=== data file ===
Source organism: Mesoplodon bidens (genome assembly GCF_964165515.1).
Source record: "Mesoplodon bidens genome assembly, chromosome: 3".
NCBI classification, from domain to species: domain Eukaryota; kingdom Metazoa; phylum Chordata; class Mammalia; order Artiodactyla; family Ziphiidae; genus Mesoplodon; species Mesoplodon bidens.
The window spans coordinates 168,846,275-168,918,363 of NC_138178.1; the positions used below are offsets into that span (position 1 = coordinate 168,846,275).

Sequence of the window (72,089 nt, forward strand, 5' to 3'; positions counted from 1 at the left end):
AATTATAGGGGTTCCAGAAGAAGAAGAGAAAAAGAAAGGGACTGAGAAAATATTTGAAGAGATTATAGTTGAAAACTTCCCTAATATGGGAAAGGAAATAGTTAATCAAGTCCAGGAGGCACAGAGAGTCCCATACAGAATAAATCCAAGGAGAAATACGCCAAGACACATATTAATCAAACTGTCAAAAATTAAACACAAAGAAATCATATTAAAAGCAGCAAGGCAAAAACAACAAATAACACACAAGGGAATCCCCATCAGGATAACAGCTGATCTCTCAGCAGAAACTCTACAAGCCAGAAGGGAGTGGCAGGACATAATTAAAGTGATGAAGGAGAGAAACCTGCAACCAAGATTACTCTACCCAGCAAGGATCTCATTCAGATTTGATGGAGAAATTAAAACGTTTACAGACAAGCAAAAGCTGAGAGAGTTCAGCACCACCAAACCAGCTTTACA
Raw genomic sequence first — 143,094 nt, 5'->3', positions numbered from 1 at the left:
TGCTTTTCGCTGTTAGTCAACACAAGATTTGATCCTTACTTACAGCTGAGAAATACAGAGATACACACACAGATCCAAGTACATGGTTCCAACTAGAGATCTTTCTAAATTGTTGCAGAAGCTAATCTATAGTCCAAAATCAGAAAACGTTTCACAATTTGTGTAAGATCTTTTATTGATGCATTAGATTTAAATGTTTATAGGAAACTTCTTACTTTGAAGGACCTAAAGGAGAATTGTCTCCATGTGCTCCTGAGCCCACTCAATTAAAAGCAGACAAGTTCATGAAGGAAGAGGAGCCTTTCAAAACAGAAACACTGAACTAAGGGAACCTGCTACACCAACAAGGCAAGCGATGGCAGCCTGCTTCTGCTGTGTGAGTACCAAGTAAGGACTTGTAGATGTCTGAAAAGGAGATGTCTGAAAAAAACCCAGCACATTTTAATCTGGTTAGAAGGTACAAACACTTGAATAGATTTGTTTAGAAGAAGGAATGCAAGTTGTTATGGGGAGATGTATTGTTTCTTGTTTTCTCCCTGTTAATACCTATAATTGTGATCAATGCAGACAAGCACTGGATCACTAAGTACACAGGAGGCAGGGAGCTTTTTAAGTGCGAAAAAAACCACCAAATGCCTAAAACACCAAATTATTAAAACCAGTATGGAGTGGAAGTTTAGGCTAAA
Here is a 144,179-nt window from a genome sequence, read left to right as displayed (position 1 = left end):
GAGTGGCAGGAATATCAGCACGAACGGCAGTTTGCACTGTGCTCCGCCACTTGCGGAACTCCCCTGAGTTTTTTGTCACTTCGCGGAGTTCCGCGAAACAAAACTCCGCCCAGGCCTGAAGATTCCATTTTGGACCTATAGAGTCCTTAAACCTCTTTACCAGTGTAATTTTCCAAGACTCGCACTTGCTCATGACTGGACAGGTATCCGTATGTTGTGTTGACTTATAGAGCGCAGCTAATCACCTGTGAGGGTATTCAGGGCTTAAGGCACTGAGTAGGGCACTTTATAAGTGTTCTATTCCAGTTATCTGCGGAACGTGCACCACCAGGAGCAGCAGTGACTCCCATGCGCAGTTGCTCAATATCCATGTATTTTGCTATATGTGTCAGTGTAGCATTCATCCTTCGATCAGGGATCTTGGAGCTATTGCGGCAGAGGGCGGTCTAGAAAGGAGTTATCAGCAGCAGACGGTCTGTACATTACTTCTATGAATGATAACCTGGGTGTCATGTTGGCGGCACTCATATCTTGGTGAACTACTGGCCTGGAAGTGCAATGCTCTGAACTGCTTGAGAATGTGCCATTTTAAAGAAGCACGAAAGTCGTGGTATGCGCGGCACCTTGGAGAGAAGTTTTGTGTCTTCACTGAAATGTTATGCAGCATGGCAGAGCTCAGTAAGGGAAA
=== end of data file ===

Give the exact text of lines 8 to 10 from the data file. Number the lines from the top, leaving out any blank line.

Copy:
TGCTTTTCGCTGTTAGTCAACACAAGATTTGATCCTTACTTACAGCTGAGAAATACAGAGATACACACACAGATCCAAGTACATGGTTCCAACTAGAGATCTTTCTAAATTGTTGCAGAAGCTAATCTATAGTCCAAAATCAGAAAACGTTTCACAATTTGTGTAAGATCTTTTATTGATGCATTAGATTTAAATGTTTATAGGAAACTTCTTACTTTGAAGGACCTAAAGGAGAATTGTCTCCATGTGCTCCTGAGCCCACTCAATTAAAAGCAGACAAGTTCATGAAGGAAGAGGAGCCTTTCAAAACAGAAACACTGAACTAAGGGAACCTGCTACACCAACAAGGCAAGCGATGGCAGCCTGCTTCTGCTGTGTGAGTACCAAGTAAGGACTTGTAGATGTCTGAAAAGGAGATGTCTGAAAAAAACCCAGCACATTTTAATCTGGTTAGAAGGTACAAACACTTGAATAGATTTGTTTAGAAGAAGGAATGCAAGTTGTTATGGGGAGATGTATTGTTTCTTGTTTTCTCCCTGTTAATACCTATAATTGTGATCAATGCAGACAAGCACTGGATCACTAAGTACACAGGAGGCAGGGAGCTTTTTAAGTGCGAAAAAAACCACCAAATGCCTAAAACACCAAATTATTAAAACCAGTATGGAGTGGAAGTTTAGGCTAAA
Here is a 144,179-nt window from a genome sequence, read left to right as displayed (position 1 = left end):
GAGTGGCAGGAATATCAGCACGAACGGCAGTTTGCACTGTGCTCCGCCACTTGCGGAACTCCCCTGAGTTTTTTGTCACTTCGCGGAGTTCCGCGAAACAAAACTCCGCCCAGGCCTGAAGATTCCATTTTGGACCTATAGAGTCCTTAAACCTCTTTACCAGTGTAATTTTCCAAGACTCGCACTTGCTCATGACTGGACAGGTATCCGTATGTTGTGTTGACTTATAGAGCGCAGCTAATCACCTGTGAGGGTATTCAGGGCTTAAGGCACTGAGTAGGGCACTTTATAAGTGTTCTATTCCAGTTATCTGCGGAACGTGCACCACCAGGAGCAGCAGTGACTCCCATGCGCAGTTGCTCAATATCCATGTATTTTGCTATATGTGTCAGTGTAGCATTCATCCTTCGATCAGGGATCTTGGAGCTATTGCGGCAGAGGGCGGTCTAGAAAGGAGTTATCAGCAGCAGACGGTCTGTACATTACTTCTATGAATGATAACCTGGGTGTCATGTTGGCGGCACTCATATCTTGGTGAACTACTGGCCTGGAAGTGCAATGCTCTGAACTGCTTGAGAATGTGCCATTTTAAAGAAGCACGAAAGTCGTGGTATGCGCGGCACCTTGGAGAGAAGTTTTGTGTCTTCACTGAAATGTTATGCAGCATGGCAGAGCTCAGTAAGGGAAA